Second-hand satellites may gain new voice
ESA engineers are proposing a technique to enable a digital satellite radio service for European drivers - without the need to launch a single new satellite into orbit.
Commercial digital satellite radio is already a reality in the United States, using a costly set of dedicated satellites.
The rival American services allow subscribing drivers to choose between numerous near-CD quality radio channels without tune-out or static.
Two parallel ESA studies have examined a lower-cost method of providing in-car Europe-wide satellite radio, along with supplemental text, pictures and video data. ND Satcom AG (prime contractor), DLR, IMST and SES Astra conducted one of the studies while Alcatel Space (prime contractor), Frauenhofer Gesellschaft, Skygate and SES Astra performed the other.
"This service would include music and voice data," said ESA engineer Rolv Midthassel from the Technology Projects Division of the Telecommunication Department. "Plus additional data could be displayed on-screen such as information on songs, traffic and weather forecasts, and other services dedicated to car drivers."
It promises to be much cheaper to set up than US satellite radio, because it requires no new expensive satellite launches. Instead the proposal is to reuse existing TV satellites nearing the end of their operating life.
Once in position, 35,000 km away in space, TV satellites will remain in orbit forever, but their useful life amounts to 15 years or less. Onboard thrusters must keep each satellite pointed precisely in geostationary orbit so they stay lined up with fixed-position Earth-based receivers.
However once the thrusters' propellant runs out the satellites drift out of correct orbit, and are left useless for TV broadcast applications. But further life can be squeezed from a low-propellant TV satellite switched over to mobile digital radio broadcasting where precision position control is less important.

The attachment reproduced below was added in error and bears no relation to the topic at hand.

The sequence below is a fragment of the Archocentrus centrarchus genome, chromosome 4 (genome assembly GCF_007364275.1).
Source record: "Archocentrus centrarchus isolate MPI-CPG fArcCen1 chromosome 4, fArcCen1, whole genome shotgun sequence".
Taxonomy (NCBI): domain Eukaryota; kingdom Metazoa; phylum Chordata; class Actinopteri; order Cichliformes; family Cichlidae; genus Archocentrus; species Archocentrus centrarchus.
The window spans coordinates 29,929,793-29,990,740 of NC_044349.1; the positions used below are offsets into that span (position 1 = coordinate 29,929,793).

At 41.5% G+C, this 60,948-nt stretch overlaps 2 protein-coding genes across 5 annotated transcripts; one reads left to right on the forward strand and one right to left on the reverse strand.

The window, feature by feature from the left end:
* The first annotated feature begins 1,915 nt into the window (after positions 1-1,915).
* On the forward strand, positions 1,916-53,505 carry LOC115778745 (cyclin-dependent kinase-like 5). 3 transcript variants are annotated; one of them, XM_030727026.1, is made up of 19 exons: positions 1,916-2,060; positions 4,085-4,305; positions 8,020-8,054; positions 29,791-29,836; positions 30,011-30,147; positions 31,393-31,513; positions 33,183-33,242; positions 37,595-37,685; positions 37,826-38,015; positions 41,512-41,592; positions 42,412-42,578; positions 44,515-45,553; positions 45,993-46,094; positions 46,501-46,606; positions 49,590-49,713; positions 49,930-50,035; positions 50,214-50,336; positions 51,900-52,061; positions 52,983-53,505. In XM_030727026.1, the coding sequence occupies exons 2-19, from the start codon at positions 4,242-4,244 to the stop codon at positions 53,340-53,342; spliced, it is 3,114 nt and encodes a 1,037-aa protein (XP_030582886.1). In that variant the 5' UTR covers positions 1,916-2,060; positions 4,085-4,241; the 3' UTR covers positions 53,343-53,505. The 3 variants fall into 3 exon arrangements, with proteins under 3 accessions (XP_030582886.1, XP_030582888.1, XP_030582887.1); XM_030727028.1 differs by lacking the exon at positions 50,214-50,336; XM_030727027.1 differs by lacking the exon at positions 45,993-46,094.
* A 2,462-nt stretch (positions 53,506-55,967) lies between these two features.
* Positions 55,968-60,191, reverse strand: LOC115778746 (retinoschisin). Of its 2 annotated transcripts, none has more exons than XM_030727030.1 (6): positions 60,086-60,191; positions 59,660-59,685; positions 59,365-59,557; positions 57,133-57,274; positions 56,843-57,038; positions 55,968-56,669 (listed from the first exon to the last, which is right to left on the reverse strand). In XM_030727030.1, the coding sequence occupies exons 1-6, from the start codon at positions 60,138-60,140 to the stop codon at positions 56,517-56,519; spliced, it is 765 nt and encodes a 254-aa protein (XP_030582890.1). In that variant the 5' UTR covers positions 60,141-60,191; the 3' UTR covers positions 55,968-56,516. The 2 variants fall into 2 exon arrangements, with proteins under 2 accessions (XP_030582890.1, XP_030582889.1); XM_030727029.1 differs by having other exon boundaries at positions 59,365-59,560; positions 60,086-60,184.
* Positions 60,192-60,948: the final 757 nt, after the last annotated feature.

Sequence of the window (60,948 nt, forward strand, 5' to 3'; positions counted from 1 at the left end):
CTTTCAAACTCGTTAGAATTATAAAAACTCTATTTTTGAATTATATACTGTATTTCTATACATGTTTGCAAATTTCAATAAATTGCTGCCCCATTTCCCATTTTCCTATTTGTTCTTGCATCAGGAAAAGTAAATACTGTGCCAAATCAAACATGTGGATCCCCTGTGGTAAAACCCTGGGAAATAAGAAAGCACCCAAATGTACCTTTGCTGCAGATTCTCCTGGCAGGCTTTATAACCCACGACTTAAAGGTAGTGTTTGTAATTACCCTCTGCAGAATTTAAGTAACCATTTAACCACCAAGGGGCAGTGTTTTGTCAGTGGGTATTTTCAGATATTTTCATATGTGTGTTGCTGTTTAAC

Most thruster propellant is expended correcting satellite attitude in the north-south direction. But if station-keeping is limited to the east-west axis then satellite lifetime could be extended by some five years.
The satellite's position would oscillate across the sky by a few degrees. But vehicle-mounted digital radio antennas would keep track of the satellite as it moves, just as they would maintain contact with it as the car bearing the antenna moves across the landscape.
"Satellite reception is frequently shadowed by trees, rain, or cloud or blocked altogether by mountains, tunnels or tall buildings," explained Midthassel. "In urban areas the studies indicate that the signal is blocked an average 30 per cent of the time, maybe for several minutes at a time."
These reception gaps make real-time broadcasting impracticable. Instead the service would operate on a cache system – data files are stored by the receiver for later playback.
"Sophisticated interleaving, data coding and large signal margins should enable the useful data to be reconstructed even when some of the signal has disappeared," said Midthassel.
Interleaving is a method whereby the burst of erroneous data arising from blockages and shadowing will be spread out in time and mixed with correctly received data bits. And coding data will then enable the receiver to interpret it in the correct context.
Studies indicate a useful data rate of a million bits per second per satellite transponder. With each satellite having several transponders, this makes the system performance comparable or even superior to US services.
"The receiver cache will contain files like songs, news flashes, and discussion programmes," Midthassel added. "Based on a pre-set user profile an individually-tailored radio programme could be constructed out of available files."
"Alternatively the user could choose which service he wants from the cache – so you could play the latest news then and there instead in a half-hour's time. Exiting the car to fill up with petrol, you could halt the news then restart it once you're back."
Test reception measurements have been carried out by both teams monitoring signals from SES Astra satellites.
The next steps come this year, with plans to design a low-cost fully electronically steerable antenna as well as develop a suitable gateway transmitter and user receiver which will serve as a system demonstrator for extended field testing. An optimised demonstration system will be complete in about two-and-a-half years leading to a commercial prototype in about five years from now.